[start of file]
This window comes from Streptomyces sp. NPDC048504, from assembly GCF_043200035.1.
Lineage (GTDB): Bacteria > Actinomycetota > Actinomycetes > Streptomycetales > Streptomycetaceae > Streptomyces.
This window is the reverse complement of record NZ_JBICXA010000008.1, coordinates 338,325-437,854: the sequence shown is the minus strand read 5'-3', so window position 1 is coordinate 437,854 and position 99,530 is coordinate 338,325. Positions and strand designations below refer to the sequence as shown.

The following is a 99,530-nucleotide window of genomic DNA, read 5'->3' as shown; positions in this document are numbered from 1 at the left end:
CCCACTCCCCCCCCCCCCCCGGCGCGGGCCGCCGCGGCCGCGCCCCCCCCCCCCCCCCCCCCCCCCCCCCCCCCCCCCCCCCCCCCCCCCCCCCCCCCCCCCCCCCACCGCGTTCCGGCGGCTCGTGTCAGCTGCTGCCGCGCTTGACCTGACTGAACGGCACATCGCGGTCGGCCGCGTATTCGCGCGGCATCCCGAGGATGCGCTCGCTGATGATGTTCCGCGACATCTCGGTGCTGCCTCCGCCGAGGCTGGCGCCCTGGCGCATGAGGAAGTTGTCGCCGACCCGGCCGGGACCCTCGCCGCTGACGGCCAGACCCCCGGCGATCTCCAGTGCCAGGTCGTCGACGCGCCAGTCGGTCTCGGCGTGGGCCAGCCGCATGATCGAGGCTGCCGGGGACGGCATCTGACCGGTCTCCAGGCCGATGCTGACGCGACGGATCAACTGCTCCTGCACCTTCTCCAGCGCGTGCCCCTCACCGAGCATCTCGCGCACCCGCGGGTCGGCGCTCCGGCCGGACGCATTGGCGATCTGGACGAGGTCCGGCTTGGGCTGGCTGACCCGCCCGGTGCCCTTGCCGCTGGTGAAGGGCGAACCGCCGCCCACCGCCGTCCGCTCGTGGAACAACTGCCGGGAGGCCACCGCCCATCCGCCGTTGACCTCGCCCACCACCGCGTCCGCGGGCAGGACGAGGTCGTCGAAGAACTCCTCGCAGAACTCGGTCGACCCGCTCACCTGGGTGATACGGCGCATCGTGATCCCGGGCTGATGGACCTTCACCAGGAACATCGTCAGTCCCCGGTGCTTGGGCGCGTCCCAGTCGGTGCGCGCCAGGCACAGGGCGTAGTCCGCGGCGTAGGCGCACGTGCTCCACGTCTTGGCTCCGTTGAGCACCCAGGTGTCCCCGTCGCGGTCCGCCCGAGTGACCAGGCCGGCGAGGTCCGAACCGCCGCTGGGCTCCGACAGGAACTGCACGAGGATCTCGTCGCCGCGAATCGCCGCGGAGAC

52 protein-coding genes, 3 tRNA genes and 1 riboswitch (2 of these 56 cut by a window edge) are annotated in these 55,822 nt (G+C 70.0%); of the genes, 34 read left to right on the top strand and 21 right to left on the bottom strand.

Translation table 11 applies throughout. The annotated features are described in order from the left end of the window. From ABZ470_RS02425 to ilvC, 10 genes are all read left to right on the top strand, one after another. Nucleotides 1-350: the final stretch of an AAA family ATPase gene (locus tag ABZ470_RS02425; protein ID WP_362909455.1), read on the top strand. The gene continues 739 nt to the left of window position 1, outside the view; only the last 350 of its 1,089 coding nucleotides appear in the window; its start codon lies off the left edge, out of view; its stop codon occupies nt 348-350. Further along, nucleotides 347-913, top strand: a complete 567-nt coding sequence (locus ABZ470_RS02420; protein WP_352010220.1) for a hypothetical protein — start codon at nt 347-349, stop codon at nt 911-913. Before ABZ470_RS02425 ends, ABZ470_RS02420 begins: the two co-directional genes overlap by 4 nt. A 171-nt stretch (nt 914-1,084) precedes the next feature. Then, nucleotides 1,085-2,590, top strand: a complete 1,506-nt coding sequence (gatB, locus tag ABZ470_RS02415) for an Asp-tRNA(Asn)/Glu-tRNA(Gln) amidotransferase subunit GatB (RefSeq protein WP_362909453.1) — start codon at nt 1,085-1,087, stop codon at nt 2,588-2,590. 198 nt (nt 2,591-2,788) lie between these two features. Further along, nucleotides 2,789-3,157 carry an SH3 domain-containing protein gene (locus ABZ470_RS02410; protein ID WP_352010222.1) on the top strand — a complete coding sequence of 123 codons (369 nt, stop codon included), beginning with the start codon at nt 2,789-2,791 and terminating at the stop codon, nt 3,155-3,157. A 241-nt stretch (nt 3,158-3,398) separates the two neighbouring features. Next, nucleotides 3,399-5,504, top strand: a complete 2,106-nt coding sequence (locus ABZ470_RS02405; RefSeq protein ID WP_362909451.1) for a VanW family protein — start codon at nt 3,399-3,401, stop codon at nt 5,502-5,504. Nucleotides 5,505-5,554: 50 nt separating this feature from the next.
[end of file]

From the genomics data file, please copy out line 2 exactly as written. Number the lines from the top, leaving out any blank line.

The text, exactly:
Lineage (GTDB): Bacteria > Actinomycetota > Actinomycetes > Streptomycetales > Streptomycetaceae > Streptomyces.